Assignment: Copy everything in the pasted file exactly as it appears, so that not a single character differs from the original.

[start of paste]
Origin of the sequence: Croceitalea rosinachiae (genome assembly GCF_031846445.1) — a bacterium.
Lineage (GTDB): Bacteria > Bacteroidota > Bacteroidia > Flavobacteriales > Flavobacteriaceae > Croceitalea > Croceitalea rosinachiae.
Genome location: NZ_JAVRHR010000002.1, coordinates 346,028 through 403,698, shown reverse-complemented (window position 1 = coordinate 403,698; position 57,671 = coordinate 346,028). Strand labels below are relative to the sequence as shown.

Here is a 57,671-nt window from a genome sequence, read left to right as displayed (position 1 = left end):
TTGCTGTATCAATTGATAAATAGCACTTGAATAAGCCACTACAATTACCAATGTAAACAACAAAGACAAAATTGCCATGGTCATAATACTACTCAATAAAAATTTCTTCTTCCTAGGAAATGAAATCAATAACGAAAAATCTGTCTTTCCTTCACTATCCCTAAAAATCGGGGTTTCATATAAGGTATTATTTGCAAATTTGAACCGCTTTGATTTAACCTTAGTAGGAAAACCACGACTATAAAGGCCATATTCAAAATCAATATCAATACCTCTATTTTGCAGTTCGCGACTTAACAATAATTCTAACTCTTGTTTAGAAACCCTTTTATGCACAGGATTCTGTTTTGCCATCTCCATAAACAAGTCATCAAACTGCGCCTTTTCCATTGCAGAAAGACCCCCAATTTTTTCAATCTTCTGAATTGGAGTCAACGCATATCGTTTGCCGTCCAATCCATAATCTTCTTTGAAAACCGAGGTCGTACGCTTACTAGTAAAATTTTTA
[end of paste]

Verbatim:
Origin of the sequence: Croceitalea rosinachiae (genome assembly GCF_031846445.1) — a bacterium.
Lineage (GTDB): Bacteria > Bacteroidota > Bacteroidia > Flavobacteriales > Flavobacteriaceae > Croceitalea > Croceitalea rosinachiae.
Genome location: NZ_JAVRHR010000002.1, coordinates 346,028 through 403,698, shown reverse-complemented (window position 1 = coordinate 403,698; position 57,671 = coordinate 346,028). Strand labels below are relative to the sequence as shown.

Here is a 57,671-nt window from a genome sequence, read left to right as displayed (position 1 = left end):
TTGCTGTATCAATTGATAAATAGCACTTGAATAAGCCACTACAATTACCAATGTAAACAACAAAGACAAAATTGCCATGGTCATAATACTACTCAATAAAAATTTCTTCTTCCTAGGAAATGAAATCAATAACGAAAAATCTGTCTTTCCTTCACTATCCCTAAAAATCGGGGTTTCATATAAGGTATTATTTGCAAATTTGAACCGCTTTGATTTAACCTTAGTAGGAAAACCACGACTATAAAGGCCATATTCAAAATCAATATCAATACCTCTATTTTGCAGTTCGCGACTTAACAATAATTCTAACTCTTGTTTAGAAACCCTTTTATGCACAGGATTCTGTTTTGCCATCTCCATAAACAAGTCATCAAACTGCGCCTTTTCCATTGCAGAAAGACCCCCAATTTTTTCAATCTTCTGAATTGGAGTCAACGCATATCGTTTGCCGTCCAATCCATAATCTTCTTTGAAAACCGAGGTCGTACGCTTACTAGTAAAATTTTTA